Cost-cutting newspapers are losing many of their youngest reporters, editors and photographers at the same time publishers are trying to break some of their old habits and learn new tricks on the Internet.
The findings emerged in a recent survey conducted by the Associated Press Managing Editors, an industry group. The report suggests the massive staff cuts at newspapers across the United States will make it even more difficult for the industry to adapt and remain relevant in the age of digital media.
Most of the 95 editors responding to the August survey said their newsroom staffs had shrunk by more than 10 percent during the past year. And workers between 18 and 35 years old represented the largest age group affected by the layoffs, buyouts and attrition, the survey found.
Meanwhile, the survey's respondents indicated minorities working in newsrooms were among the demographic groups least affected by the cutbacks.
Most of the survey respondents said cultivating an ethnically diverse staff remains a high priority, even as their newsrooms shrink. That echoes an April survey from the American Society of News Editors, which found that daily newspapers cut 5,900 newsroom jobs in 2008 - but maintained the percentage of minorities at roughly 13 percent.
The more recent survey by the Associated Press Managing Editors didn't seek to quantify the percentage of minorities currently working at newspapers. But diversity isn't just about ethnicity, said Tom Kearney, managing editor of the Stowe Reporter, a weekly newspaper in Vermont.
"Because Vermont is soooooo white, diversity doesn't involve race as much as it does gender and background," Kearney wrote in his survey response.
Men have been harder hit by the past year's cutbacks than women, according to the newspaper editors who answered the APME survey.
The 13-question poll didn't mine a representative sample of the roughly 1,400 daily newspapers in the United States. Still, the findings highlight how staff reductions are making it harder for many newspapers to cater to the interests and needs of their audiences.
"We did not have enough diversity to begin with," wrote Lyle Muller, managing editor of The Gazette in Cedar Rapids, Iowa. "Cutting positions put us more at risk. Meanwhile, our community is becoming more diverse so we are getting farther behind in our efforts to reflect it."
Retaining younger workers may be more important than ever as the Internet reshapes the way stories and photographs are assembled and presented. While many older journalists are adapting, the adjustment presumably isn't as difficult for younger workers who have grown up with the Internet and may have honed their digital skills in college. Having the viewpoints of younger workers also helps newspapers identify trends and issues affecting younger generations.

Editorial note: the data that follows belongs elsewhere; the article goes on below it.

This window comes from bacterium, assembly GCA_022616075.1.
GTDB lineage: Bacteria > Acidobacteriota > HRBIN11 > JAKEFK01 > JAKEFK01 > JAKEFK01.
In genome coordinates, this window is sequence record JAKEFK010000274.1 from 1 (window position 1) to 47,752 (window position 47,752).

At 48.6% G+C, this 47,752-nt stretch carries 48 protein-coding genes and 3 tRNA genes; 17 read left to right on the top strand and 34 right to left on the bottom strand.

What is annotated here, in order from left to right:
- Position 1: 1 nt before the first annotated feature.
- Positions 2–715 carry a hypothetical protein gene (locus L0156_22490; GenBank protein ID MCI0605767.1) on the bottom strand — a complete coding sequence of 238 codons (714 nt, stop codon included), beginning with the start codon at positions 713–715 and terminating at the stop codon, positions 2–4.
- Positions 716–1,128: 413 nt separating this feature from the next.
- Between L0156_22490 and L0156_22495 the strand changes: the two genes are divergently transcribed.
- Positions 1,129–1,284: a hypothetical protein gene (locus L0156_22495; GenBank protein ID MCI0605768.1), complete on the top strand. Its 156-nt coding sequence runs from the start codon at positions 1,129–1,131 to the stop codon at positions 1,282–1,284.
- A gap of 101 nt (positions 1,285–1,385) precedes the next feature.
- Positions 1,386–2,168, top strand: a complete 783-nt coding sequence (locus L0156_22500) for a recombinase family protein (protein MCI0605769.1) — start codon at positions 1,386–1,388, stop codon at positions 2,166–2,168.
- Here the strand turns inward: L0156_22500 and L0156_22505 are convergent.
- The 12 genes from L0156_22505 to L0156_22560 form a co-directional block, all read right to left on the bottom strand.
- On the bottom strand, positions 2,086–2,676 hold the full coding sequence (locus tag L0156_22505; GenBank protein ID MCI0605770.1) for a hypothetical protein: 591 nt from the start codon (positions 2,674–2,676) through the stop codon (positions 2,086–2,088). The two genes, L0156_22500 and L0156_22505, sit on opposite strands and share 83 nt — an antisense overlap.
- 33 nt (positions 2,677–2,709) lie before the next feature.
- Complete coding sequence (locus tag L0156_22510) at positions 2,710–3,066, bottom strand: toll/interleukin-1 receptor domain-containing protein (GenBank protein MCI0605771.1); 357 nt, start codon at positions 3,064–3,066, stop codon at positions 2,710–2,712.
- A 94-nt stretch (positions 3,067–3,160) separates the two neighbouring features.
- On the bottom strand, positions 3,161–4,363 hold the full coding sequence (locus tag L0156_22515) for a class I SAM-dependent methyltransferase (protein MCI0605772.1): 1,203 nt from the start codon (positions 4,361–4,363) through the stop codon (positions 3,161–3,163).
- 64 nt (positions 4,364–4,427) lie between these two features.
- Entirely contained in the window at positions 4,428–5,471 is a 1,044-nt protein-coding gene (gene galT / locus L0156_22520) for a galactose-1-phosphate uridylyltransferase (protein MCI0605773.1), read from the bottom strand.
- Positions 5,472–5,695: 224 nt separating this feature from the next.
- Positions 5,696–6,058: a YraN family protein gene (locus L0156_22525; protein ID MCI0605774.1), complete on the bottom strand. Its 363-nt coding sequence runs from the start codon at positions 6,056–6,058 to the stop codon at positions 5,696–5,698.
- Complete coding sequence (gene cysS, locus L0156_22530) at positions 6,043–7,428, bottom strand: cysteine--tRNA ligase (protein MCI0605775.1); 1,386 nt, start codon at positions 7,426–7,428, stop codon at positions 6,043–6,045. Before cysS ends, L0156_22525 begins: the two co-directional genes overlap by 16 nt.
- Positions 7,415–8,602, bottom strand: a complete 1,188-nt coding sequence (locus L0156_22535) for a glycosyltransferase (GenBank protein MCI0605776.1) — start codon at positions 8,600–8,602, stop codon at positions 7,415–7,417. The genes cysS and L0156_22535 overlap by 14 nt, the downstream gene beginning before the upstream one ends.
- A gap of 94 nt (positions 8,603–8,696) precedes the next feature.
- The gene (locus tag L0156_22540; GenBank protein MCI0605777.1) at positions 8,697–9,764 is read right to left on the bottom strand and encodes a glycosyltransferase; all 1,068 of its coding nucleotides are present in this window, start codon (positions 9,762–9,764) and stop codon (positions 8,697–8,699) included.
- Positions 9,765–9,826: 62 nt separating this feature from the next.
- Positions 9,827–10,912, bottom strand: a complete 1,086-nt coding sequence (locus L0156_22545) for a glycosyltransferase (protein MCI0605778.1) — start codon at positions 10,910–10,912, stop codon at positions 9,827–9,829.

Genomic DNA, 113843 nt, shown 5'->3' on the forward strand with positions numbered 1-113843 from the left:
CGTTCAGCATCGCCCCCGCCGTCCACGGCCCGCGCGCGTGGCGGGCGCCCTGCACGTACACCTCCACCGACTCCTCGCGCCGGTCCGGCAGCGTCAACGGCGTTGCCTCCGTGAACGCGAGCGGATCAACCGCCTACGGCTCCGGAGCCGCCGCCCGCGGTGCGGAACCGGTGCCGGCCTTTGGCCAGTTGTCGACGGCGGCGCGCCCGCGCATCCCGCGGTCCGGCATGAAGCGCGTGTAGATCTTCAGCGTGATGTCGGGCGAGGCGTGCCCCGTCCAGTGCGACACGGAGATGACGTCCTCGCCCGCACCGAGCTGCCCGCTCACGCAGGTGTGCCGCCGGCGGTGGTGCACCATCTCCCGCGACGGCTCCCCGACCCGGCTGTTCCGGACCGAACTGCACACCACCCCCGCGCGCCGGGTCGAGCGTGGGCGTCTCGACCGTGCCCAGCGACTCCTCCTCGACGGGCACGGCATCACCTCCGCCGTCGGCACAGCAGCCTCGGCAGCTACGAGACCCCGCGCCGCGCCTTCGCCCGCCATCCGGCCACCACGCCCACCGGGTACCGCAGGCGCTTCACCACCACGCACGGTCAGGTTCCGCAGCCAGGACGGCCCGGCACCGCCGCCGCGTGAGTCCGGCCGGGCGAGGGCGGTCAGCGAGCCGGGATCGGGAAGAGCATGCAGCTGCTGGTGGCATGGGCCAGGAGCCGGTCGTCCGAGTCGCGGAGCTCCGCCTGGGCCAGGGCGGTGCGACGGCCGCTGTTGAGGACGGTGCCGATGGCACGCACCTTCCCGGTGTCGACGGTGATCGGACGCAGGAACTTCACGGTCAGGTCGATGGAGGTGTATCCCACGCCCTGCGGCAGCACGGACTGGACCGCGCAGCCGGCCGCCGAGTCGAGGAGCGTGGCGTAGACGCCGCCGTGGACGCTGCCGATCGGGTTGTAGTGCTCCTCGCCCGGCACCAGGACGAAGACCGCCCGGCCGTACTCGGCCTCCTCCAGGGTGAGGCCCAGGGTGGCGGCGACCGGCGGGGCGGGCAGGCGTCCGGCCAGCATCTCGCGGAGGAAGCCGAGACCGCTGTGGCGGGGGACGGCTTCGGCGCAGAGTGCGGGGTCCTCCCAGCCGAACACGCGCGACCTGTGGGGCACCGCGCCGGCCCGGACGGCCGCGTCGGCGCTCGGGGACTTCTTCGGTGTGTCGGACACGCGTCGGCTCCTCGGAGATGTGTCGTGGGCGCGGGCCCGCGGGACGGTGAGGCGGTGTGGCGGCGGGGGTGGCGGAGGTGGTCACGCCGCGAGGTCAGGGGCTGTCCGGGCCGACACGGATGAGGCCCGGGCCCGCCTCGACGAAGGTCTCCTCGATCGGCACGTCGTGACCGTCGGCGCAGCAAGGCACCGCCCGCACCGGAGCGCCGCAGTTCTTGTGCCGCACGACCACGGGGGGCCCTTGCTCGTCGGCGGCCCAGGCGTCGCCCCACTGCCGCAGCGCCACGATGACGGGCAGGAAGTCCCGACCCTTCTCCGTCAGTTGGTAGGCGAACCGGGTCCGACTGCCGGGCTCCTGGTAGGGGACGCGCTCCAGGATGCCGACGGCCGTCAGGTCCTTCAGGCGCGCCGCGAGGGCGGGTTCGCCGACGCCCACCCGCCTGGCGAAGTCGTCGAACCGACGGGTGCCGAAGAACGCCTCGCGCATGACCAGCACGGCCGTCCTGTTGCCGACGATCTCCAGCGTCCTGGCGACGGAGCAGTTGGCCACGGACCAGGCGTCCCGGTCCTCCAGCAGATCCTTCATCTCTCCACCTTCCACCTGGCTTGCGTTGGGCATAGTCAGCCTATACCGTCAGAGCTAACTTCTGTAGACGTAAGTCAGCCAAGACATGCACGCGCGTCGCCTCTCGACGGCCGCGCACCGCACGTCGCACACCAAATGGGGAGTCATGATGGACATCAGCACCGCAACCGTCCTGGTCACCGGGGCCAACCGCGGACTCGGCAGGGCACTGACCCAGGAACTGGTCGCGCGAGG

The Huntsville Times in Alabama has been relying on its younger reporters to help teach everyone else in the newsroom how to tap into popular sites like Facebook and MySpace to find story ideas and sources, said Curtis Coghlan, the newspaper's managing editor.
"It really has helped our coverage become younger (in tone) and more in touch with what's going on in the community," Coghlan said. "It has really helped us get more diverse stories into the paper faster."
Publishers often offer buyouts or early-retirement packages to older workers in hopes of retaining their younger - and typically lower paid - employees, said newspaper analyst Ken Doctor of Outsell Inc. But when the job cutting dictates layoffs, union rules sometimes handcuff management by requiring workers with the least tenure to be shown the door first, Doctor said.
Persuading current and prospective workers that newspapers remain an attractive career option is getting more difficult as the industry's financial woes mount. Nearly one-quarter of the newspaper industry's annual advertising sales have evaporated during the last two years, and analysts don't expect all of it to come back after the U.S. economy recovers from the longest recession since World War II.
The gloomy outlook reflects a widely held belief that advertisers will increasingly shift spend more of their marketing money to the Internet. Newspapers have been building up their Web sites to capitalize on the shift, but online ads don't generate nearly as much revenue as print ads.
With less money coming into newspapers, a large number of employees are seeking better opportunities in other industries that offer more job security, according to the survey.
"Newspapers have lost of lot of their mojo," Doctor said. "If you are 25 or 35 (years old), you are going to be part of an industry that is going to thrive in the future. That is not the way newspapers are perceived right now, rightly or wrongly."
Many editors responding to the survey seemed to understand the reasons for the defections, citing lengthy freezes on pay and hiring that have made newsroom jobs less enjoyable.
To lure and retain workers, newspaper publishers "should increase their pay and benefits and treat people with kindness and dignity," wrote Kristen Mustain, editor of The Grove Sun in Oklahoma.
Other editors responding to the survey seemed resigned to finding ways to maintain their newspapers' standards with a less diverse staff.
The Leaf-Chronicle in Clarksville, Tenn., is hoping better use of the Web can help offset its recent reductions in staff.
"We still know what to do (on diversity)," wrote Richard Stevens, The Leaf-Chronicle's executive editor. "It's just harder and harder to do it with fewer resources. A main challenge now is to understand how diverse readers are using digital tools, and to remember diversity concepts when shaping digital content."